South Korean shipbuilder Daewoo Shipbuilding & Marine Engineering (DSME) launched the second of three Type 209/1400 diesel-electric submarines (SSK) for the Indonesian Navy (The Jakarta Post).
Indonesia ordered the three submarines in a $1.1 billion U.S. deal with South Korea in 2011. The first SSK was launched for sea trials in March of this year and is due for delivery by March 2017 (IHS Jane’s).
The Type 209 SSK has been produced under license by DSME from the German naval giant ThyssenKrupp Marine Systems (TKMS) since 1993. The Type 209 Chang Bogo-class currently forms the mainstay of the Republic of Korea Navy (ROKN)’s sub-surface fleet. DSME also independently offers the type for export.
Per IHS Jane’s, Indonesia’s forthcoming Type 209 SSKs will be capable of anti-ship warfare, anti-submarine warfare, special forces operations, and mine-laying.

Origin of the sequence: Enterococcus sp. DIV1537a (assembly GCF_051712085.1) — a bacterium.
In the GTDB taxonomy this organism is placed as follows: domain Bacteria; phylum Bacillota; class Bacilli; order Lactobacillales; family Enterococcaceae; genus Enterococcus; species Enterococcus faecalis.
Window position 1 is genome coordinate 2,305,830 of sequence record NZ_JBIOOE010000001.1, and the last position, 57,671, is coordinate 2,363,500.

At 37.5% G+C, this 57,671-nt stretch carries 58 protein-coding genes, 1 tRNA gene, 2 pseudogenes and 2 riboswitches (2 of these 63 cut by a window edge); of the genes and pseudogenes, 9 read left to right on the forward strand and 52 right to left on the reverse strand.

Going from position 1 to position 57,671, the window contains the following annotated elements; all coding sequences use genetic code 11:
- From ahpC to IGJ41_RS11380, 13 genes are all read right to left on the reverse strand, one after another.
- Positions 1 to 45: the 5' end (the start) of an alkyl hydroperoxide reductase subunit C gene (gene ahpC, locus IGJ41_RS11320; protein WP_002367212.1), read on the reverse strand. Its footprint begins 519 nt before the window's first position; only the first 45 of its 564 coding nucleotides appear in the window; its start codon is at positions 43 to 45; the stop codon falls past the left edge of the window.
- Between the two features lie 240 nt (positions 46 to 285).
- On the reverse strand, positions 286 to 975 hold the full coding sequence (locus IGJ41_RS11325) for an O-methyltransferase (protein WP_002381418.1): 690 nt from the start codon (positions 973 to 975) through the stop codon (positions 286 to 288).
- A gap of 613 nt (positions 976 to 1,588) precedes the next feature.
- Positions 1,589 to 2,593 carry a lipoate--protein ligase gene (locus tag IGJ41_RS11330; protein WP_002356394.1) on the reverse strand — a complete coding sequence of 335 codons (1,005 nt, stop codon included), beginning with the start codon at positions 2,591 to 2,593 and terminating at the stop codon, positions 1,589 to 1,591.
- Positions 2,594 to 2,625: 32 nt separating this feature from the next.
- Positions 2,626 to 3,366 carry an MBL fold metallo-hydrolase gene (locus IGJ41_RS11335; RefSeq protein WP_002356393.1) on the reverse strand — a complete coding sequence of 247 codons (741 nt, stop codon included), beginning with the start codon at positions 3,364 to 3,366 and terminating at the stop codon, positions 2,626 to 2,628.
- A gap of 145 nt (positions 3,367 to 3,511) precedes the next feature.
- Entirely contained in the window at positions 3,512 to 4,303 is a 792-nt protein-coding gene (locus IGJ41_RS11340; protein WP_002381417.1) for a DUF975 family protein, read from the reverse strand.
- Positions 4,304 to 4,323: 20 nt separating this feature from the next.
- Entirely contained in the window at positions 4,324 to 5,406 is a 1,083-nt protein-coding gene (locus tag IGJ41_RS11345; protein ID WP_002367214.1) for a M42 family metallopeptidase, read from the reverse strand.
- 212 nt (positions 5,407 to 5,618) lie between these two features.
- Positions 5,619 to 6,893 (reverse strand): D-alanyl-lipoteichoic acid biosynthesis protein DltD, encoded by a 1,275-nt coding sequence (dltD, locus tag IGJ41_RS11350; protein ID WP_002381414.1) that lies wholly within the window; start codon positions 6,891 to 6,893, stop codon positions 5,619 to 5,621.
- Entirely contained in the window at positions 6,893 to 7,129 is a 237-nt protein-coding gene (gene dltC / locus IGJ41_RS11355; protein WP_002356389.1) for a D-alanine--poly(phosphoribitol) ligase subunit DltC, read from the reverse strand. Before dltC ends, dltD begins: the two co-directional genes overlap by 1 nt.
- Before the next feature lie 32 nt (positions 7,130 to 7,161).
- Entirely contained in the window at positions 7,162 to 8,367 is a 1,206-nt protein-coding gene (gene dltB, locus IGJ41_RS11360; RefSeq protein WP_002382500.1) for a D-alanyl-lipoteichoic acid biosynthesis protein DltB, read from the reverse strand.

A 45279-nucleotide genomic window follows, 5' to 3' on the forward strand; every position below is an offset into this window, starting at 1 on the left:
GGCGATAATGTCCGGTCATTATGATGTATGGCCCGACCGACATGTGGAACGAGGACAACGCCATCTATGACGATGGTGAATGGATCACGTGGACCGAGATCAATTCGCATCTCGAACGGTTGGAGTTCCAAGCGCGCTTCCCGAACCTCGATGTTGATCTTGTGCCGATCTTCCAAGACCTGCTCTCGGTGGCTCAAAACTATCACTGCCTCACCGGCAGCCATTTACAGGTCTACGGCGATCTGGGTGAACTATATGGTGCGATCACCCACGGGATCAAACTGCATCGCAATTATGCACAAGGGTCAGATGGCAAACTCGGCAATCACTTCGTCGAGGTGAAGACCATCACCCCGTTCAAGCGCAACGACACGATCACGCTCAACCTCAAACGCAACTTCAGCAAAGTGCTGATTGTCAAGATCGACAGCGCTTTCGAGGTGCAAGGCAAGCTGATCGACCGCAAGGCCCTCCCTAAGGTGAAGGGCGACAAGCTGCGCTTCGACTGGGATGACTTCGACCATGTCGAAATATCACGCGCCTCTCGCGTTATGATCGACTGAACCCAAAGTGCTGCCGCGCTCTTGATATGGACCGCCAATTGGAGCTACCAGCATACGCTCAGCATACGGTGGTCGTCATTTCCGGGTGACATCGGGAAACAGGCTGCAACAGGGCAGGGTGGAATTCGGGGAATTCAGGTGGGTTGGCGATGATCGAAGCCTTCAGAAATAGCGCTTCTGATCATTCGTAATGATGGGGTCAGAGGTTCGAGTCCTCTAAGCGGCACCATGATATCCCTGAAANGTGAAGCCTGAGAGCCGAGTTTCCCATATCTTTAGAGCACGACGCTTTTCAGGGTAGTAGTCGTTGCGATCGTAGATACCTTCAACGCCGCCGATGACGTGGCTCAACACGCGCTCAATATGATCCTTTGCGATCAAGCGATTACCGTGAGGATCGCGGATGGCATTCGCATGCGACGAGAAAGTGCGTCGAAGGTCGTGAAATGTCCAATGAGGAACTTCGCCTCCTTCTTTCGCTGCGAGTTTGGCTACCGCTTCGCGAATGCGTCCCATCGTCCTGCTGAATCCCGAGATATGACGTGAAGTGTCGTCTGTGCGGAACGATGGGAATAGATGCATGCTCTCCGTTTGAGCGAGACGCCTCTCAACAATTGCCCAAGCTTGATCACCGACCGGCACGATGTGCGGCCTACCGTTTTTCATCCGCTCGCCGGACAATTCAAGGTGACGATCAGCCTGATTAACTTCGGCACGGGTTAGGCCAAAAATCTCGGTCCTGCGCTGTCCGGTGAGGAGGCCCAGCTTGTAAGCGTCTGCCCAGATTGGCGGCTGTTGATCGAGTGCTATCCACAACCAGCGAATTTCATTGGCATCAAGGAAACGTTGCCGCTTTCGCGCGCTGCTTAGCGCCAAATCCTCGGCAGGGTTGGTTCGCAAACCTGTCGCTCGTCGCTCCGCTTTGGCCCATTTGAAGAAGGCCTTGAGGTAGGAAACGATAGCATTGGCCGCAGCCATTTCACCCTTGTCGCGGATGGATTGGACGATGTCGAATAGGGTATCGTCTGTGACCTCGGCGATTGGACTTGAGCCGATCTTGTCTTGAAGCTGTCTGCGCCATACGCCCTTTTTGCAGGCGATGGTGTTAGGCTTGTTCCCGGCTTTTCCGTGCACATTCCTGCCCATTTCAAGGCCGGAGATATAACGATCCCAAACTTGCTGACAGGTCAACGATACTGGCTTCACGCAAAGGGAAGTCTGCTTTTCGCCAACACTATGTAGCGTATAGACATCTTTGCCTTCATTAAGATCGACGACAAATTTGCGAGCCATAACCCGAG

Notes & Comments:
The Type 209 is among the most popular conventional submarine designs. Since its introduction in the 1970s, the design (in successive variants) has been embraced by 13 countries with more than 60 boats built and still under production. While a legacy design at its core, the scale and distributed production and support infrastructure (found in South Korea, Korea, and India) translate into the Type 209’s balance of affordability, maturity, and performance.
The Indonesian Navy is in the midst of a significant fleet modernization program. Jakarta currently has two new frigates (derived from the Dutch SIGMA 10514 design) in the procurement pipeline with another four planned. Its forthcoming Type 209 SSKs will replace its aging Cakra-class (older Type 209) submarines.